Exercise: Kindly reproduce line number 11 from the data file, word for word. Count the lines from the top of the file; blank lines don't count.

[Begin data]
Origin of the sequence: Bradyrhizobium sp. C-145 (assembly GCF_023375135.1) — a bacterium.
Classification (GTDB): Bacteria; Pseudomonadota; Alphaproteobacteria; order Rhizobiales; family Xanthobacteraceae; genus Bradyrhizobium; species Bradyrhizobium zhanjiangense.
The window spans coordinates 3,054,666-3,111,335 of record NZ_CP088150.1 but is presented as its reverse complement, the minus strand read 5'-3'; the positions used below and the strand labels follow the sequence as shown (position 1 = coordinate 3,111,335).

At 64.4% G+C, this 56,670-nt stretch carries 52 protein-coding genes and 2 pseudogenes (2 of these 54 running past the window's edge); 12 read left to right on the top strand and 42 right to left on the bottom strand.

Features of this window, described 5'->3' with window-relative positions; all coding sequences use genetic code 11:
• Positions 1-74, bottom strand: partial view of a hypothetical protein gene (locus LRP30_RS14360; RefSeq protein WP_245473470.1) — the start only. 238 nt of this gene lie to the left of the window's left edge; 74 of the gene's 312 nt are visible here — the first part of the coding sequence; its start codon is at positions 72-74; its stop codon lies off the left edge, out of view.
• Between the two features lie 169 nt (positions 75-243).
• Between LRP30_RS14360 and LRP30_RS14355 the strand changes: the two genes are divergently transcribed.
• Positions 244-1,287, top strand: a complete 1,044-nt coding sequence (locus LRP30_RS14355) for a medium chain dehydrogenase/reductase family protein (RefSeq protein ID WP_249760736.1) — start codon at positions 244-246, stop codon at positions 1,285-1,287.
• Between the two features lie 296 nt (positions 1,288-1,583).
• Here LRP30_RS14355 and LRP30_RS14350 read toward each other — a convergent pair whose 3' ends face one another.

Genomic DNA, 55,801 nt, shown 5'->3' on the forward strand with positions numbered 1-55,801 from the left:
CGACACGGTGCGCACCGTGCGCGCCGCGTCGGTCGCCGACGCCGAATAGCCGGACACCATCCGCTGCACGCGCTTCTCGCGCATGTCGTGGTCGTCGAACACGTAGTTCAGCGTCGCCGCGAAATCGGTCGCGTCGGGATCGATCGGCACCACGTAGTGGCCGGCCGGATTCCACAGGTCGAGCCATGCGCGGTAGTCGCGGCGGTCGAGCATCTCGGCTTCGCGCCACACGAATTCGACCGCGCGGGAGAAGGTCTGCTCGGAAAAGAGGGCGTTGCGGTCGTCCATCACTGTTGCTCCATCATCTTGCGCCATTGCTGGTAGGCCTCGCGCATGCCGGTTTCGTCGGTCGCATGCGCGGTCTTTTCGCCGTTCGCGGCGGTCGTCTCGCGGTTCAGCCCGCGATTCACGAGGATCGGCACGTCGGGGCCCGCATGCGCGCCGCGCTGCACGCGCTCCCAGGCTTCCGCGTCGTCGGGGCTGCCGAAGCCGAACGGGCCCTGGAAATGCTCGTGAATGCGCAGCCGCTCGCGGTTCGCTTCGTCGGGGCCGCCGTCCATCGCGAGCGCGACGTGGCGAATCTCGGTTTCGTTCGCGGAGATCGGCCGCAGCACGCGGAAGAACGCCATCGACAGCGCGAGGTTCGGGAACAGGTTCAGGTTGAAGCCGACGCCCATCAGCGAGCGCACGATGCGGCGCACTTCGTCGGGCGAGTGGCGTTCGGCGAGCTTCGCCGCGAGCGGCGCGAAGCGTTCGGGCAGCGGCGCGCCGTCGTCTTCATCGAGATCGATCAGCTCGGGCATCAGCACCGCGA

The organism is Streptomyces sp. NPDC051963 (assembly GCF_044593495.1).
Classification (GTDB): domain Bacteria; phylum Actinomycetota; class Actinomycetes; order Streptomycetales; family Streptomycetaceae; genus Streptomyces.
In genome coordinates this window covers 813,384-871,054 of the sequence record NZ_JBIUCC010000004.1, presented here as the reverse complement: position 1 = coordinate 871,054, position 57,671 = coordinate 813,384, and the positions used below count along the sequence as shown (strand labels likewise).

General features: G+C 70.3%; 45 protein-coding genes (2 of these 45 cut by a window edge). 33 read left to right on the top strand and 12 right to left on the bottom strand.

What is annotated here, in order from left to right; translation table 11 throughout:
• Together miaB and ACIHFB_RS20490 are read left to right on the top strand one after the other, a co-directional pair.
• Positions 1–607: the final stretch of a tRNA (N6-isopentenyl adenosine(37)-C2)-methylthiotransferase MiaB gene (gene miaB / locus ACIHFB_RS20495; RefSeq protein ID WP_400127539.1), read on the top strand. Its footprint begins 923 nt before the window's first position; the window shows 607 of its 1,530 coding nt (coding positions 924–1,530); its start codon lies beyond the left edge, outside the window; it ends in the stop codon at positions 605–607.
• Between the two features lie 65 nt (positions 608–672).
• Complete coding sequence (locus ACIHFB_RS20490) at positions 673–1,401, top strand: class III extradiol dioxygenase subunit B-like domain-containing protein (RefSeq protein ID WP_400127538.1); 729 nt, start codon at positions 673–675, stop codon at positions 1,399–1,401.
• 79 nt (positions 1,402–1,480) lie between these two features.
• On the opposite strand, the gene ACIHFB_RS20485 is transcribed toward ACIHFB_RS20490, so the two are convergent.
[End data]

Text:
• Here LRP30_RS14355 and LRP30_RS14350 read toward each other — a convergent pair whose 3' ends face one another.